Results also need to be communicated to the entire company. It is critical to sell Six Sigma internally and convince the sceptics. Otherwise, the company will not be ready for the next phase.

Phase 3: Implementing Measures

Thirdly, results from the first projects usually include a few measures that track the results and ensure that the improvement lasts. Successful companies do add these measures to their internal dashboard and customer loyalty tracking system. Some even share those results with their customers, which builds trust.

Customer satisfaction measures are key for project selection. Unfortunately, they are not always available or used. Scorecards (comparable with Balanced Scorecards) should be implemented to tie Six Sigma implementation to the reward & recognition system and the bonus system to drive business results in terms of process improvement, customer satisfaction, employee satisfaction and net income. This kind of scorecard contains deployment and result measures.

Phase 4: Implementing Six Sigma As BAU

Finally, to build Six Sigma into the “business as usual”, all departments should be involved. Six Sigma includes a powerful tool set. This can help to improve all key business processes – including administrative processes – throughout the organisation. Additionally, there are a few key departments who need to support the Six Sigma initiative. Finance should track the costs and the benefits. Marketing/sales should gather the voice of the customer and track customer satisfaction levels. IT should support certain projects with their technical competence. And, HR must support Black Belt and Green Belt selection and development. They should include it into reward and recognition, and track and analyse employee satisfaction.

By this phase, project selection is no longer driven by the Quality leader or business leader. Individual process owners use Six Sigma to achieve their own business goals. Therefore, they dedicate resources to the effort and gain the results.

Six Sigma In The Bloodstream

Consequentially, you will know when Six Sigma is in the bloodstream of your organisation, when it will no longer be necessary to talk incessantly about it. Then, it will be part of the culture. This is probably one of the major differences between earlier improvement efforts such as TQ and Six Sigma. There will be no need to get startled by the call of the ISO 9000 auditor asking for the date of the re-certification. Six Sigma is a different mindset. There will rather be a kind of a regular internal evaluation by the leadership team assessing the status of their own management system – comparable with EFQ assessment.

Six Sigma means

  • Incorporating customer requirements into business processes,
  • Integrating business management skills into each element of the organisation effectively,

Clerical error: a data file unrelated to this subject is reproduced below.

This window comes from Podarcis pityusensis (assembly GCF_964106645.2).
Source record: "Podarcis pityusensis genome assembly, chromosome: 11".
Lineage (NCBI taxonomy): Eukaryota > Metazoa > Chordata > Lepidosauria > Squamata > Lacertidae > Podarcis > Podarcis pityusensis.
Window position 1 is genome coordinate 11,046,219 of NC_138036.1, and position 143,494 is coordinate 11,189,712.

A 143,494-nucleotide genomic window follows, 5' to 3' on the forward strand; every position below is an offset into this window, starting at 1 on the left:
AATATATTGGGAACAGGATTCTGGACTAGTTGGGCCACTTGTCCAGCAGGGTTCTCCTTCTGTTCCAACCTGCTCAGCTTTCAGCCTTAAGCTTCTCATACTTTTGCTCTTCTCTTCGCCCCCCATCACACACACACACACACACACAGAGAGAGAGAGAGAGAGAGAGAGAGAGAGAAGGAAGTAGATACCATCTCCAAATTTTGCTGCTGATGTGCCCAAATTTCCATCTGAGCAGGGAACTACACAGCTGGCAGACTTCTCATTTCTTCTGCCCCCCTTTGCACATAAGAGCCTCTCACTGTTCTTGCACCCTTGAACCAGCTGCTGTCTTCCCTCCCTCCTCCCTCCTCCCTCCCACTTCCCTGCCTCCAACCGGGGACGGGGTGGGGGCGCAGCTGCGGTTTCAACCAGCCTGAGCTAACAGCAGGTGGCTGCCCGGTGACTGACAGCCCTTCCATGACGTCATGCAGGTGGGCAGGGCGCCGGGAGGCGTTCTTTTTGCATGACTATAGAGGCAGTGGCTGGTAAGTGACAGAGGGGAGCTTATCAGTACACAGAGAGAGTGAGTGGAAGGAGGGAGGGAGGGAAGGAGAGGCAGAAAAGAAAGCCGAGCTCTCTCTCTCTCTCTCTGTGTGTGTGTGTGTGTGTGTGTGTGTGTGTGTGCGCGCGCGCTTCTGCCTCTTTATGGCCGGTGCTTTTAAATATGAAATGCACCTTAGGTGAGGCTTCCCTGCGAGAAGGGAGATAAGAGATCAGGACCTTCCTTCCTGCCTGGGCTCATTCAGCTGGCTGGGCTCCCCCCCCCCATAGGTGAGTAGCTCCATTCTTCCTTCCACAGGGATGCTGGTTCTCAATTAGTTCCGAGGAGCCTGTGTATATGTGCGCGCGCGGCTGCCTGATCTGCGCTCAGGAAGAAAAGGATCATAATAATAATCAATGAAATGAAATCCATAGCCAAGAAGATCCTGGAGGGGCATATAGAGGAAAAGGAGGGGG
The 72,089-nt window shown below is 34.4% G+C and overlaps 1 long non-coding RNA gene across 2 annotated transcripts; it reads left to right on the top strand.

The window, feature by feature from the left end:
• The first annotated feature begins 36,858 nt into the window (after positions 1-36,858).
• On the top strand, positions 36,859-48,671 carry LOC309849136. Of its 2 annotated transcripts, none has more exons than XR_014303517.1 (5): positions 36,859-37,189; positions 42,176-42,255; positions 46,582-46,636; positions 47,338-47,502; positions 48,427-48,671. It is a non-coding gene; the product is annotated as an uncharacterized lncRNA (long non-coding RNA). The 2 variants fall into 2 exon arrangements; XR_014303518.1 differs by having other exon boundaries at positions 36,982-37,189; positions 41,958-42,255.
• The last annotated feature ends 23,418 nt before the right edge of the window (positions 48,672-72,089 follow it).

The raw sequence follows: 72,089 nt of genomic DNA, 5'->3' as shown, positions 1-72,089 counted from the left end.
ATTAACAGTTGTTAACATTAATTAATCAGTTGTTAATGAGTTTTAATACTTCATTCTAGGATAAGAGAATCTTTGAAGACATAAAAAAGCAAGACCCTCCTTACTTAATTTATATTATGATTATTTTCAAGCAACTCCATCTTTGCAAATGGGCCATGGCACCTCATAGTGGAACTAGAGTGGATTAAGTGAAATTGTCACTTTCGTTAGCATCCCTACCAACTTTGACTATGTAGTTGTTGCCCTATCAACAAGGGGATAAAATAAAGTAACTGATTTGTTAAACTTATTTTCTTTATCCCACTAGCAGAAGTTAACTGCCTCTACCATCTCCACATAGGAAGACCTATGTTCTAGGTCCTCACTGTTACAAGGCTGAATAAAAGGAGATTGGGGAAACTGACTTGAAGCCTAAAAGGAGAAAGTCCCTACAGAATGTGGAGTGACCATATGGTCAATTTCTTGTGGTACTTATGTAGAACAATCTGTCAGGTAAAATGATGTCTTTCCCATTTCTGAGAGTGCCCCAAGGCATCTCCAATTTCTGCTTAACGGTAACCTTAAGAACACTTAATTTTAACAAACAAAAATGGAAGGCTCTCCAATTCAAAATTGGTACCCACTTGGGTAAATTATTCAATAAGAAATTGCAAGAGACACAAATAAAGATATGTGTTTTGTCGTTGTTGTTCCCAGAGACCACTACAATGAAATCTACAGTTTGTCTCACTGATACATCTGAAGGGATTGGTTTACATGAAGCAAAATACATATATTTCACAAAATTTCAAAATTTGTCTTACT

• Analysing causes of process and output variation with statistical and non-statistical tools systematically,
  • Instilling people with the ability to get involved, and initiate, their own improvement projects cross-functional and company-wide,
  • Tracking performance honestly over time.

Leadership’s role is critical, especially at the outset, because leaders communicate and reinforce the power Six Sigma has to achieve business objectives. Without buy-in from leadership, it simply will not work. It must be reinforced from high and adopted from each internal level and process area. When done well, Six Sigma has the ability to create a truly customer focused workforce – and organisation.

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Cases, Customers, Manufacturing, Service, Strategy

What You Measure is What You Get

Developing a compelling vision and mission statement as well as a sound strategy is vital for any organisation. Equally important is the translation of the strategy into the day-to-day business. This step becomes even more critical for multi-national companies with their need for regional adaptation and alignment with corporate at the same time. So, how do we make sure our mid- and long-term plans – developed in the head quarter – make sense to business leaders and employees in other regions?

Cases, Lean Six Sigma, Manufacturing, Operations, Service

Measure The Success of Your Journey – A Lean Six Sigma Meter

Some well-known companies have been “doing Six Sigma” for years. They keep doing improvement projects in all kinds of business and support processes, rolling it out in Sales and R&D. They are extending the application of Six Sigma to the entire value chain – suppliers and customers – in their drive for sustained performance improvement. They are successful in building the Six Sigma principles into their daily business life and using this powerful approach as a vehicle to drive cultural change.

Other companies pilot improvement initiatives like Six Sigma by running a couple of improvement projects, then recognise that the journey toward improved business results will be a long and difficult one that requires a turn-around in the mindset of managers. A post-mortem analysis of a failed Six Sigma effort usually points to the lack of management commitment and lack of attention to the business and cultural investment needed to reach and sustain new levels of performance. What practical steps can be taken to maintain the focus and drive needed to reap the full benefits that Six Sigma offers?

Cases, Lean Six Sigma, Operations, Service

Six Sigma in Financial Services


OurBank is an American international bank with 50 branches in Germany and approximately 300 employees working either in the headquarter office or in one of the branches.
In 2003, the senior management of OurBank decided to adopt and implement Six Sigma as their business management tool across all business units in the Europe region.
According to the OurBank business strategy, the car loan business was identified as one of the business priorities in the next 12 months. The strategy was to significantly grow the car loan business market share within the region in two years time, by 100% in the first year, and by another 70% in the second year.